In the wake of budget uncertainty, brutal funding cuts and a review of the Tackling Indigenous Smoking program, it is critical to maintain momentum in efforts to reduce smoking among Aboriginal and Torres Strait Islander peoples.

So says Associate Professor David Thomas, head of tobacco control research at the Menzies School of Health Research in Darwin.

****

Don’t drop the ball on Indigenous tobacco control

David Thomas writes:

The Review of the Tackling Indigenous Smoking program announced in the budget has just commenced.  The successful tenderers from the University of Canberra don’t have much time, and must complete their report by the end of November.

This was a flagship health program for the previous Government’s plans to Close the Gap.  Reports of falling Aboriginal and Torres Strait Islander smoking prevalence have provided some of the most encouraging concrete statistical news in Aboriginal and Torres Strait Islander health.

The review team will need to avoid the typical terra nullius myth promoted by many Canberra initiators of large new national campaigns.  Aboriginal and Torres Strait Islander smoking prevalence was already falling before this program began, albeit too slowly.  Aboriginal families and communities were already doing things to reduce the harm smoking causes, with some assistance by health services, NGOs and extant government programs, and have continued to do so alongside the large new program.

It is also still hard to say how much Aboriginal and Torres Strait Islander smokers and their families have benefited from Australia’s world-leading mainstream tobacco control public health policies (plain packs, tax rises, TV campaigns, and smokefree regulations) and access to mainstream cessation support.

The research evidence in Aboriginal and Torres Strait Islander tobacco control is growing quickly, even though there are still many gaps, and the review will be useful to the recommendations for the future for Aboriginal and Torres Strait Islander tobacco control, as will evidence from other settings, often written by Australia’s many world-leading tobacco control researchers.

Much of the criticism of the program by leaders in the Government, when they were in opposition, centred on the large cost of the program and possible waste or inefficiencies due to the haste in its rollout.  The completed evaluations of the program do identify some lessons for similarly ambitious new programs.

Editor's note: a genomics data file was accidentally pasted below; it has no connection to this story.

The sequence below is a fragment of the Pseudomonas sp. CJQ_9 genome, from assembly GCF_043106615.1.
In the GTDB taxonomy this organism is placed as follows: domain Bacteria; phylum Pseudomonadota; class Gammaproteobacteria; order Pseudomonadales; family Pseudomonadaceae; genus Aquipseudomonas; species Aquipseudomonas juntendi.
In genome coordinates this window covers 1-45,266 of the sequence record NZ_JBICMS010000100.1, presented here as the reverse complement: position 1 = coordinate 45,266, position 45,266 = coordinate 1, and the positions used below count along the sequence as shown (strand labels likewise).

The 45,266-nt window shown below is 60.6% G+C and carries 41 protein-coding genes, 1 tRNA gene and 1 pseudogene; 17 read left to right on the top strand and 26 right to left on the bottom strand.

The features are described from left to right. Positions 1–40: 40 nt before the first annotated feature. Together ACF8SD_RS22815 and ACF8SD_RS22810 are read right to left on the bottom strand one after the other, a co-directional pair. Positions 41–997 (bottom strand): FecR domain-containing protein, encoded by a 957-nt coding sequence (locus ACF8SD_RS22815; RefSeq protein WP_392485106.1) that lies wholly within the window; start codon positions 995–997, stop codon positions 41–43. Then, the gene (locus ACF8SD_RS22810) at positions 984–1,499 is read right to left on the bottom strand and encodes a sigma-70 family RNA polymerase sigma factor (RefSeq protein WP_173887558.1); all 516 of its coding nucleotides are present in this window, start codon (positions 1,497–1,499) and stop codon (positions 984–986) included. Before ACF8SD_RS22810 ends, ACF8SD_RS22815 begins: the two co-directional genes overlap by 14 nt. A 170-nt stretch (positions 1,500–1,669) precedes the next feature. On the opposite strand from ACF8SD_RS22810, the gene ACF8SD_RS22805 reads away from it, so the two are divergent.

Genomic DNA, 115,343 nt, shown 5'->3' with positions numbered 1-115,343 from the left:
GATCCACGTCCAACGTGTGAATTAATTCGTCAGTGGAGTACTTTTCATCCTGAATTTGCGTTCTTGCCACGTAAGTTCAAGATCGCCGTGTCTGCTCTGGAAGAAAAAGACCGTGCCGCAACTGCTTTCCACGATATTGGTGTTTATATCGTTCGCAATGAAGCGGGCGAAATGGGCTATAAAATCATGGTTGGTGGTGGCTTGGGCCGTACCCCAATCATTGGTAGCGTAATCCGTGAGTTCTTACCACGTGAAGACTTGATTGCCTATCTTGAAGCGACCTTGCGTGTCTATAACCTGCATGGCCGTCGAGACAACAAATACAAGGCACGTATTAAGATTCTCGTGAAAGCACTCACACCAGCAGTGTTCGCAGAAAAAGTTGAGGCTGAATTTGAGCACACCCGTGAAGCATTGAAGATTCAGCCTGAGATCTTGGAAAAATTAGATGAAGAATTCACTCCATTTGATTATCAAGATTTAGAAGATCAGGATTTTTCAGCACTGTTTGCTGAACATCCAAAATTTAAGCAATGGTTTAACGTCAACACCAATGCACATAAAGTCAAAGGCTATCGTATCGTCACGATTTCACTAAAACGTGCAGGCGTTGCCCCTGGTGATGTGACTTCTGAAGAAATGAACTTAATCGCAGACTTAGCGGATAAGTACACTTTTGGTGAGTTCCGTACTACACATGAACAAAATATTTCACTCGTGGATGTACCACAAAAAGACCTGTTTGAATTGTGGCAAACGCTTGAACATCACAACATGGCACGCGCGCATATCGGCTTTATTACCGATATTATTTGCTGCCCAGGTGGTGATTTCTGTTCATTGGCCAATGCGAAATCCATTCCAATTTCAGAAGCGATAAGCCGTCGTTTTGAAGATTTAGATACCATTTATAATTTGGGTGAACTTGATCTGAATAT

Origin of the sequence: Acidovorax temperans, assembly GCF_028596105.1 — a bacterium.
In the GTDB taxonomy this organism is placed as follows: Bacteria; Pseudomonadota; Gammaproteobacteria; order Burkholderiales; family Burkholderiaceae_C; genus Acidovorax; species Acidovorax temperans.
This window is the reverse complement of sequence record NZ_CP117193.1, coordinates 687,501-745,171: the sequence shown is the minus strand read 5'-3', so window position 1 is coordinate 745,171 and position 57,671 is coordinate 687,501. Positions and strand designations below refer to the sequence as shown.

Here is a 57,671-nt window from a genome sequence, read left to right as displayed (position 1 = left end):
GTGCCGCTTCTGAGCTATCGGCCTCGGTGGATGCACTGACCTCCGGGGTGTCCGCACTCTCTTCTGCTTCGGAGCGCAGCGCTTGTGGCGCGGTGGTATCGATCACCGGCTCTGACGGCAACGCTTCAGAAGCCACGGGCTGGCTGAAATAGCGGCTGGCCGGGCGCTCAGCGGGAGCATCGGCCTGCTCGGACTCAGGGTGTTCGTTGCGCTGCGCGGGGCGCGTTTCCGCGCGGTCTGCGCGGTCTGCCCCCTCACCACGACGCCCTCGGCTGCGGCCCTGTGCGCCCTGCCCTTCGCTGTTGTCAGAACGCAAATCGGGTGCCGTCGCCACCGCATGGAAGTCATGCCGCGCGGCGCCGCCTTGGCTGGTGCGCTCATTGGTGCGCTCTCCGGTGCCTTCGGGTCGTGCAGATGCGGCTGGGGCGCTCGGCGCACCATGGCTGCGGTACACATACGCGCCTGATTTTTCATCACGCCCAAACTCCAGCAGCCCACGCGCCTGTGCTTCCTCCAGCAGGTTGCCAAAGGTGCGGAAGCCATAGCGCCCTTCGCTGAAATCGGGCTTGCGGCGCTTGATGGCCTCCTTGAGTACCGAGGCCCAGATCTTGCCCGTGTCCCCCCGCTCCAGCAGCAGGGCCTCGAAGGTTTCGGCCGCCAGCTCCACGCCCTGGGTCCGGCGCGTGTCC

But decades of relative government inattention and inaction on Aboriginal and Torres Strait Islander tobacco control is almost certainly more to blame than recent government haste and inefficiency for the estimated 600 preventable Aboriginal and Torres Strait Islander deaths each year from smoking.

This increased attention, and maybe haste, has probably helped change views so that reducing smoking and its harms among Aboriginal and Torres Strait Islander peoples is now believed to be quite achievable, as it should be, rather than being left in the too-hard-basket.

I think it may be more important for the Review Team to focus not on the haste of the program in its early years, but on how to correct the loss of momentum in the last year.

The uncertainties of funding for this large program (and of course many other government-funded programs) in the months leading up to and following the election of the new government saw many good staff leave projects for more secure jobs and some projects stall.

The budget cut $130m from the Tackling Indigenous Smoking program.  Some projects have been cut and some have reduced funding.

After 11 years of service, the Centre for Excellence in Indigenous Tobacco Control (CEITC) at the University of Melbourne was brutally axed.

For many years CEITC had been the rallying point for people around the country concentrating on Aboriginal and Torres Strait Islander Tobacco Control, and had been critical in convincing the previous government to increase its investment in Aboriginal and Torres Strait Islander tobacco control.  CEITC’s Director Viki Briggs was also personally responsible for convincing me and many others to get involved in this work.

I remain optimistic that this slipping momentum can be regained and that the Aboriginal and Torres Strait Islander research evidence and experience on the ground around tobacco control is building.

The Government and the review can build on this evidence and experience, to speed up the decline in Aboriginal and Torres Strait Islander smoking and the preventable suffering it causes for so many families.  They do not need to think they must invent a new program from scratch.

• David Thomas leads the Tobacco Control Research Team at Menzies School of Health Research in Darwin.

Declaration by David Thomas: I lead a national research project, known as Talking about the Smokes, which has been funded by the Australian Department of Health. I also made contributions to Menzies’ Sentinel Sites Evaluation of the Indigenous Chronic Disease Package and have been interviewed by the current reviewers of the Tackling Indigenous Smoking program.

 

 

 

(Visited 34 times, 1 visits today)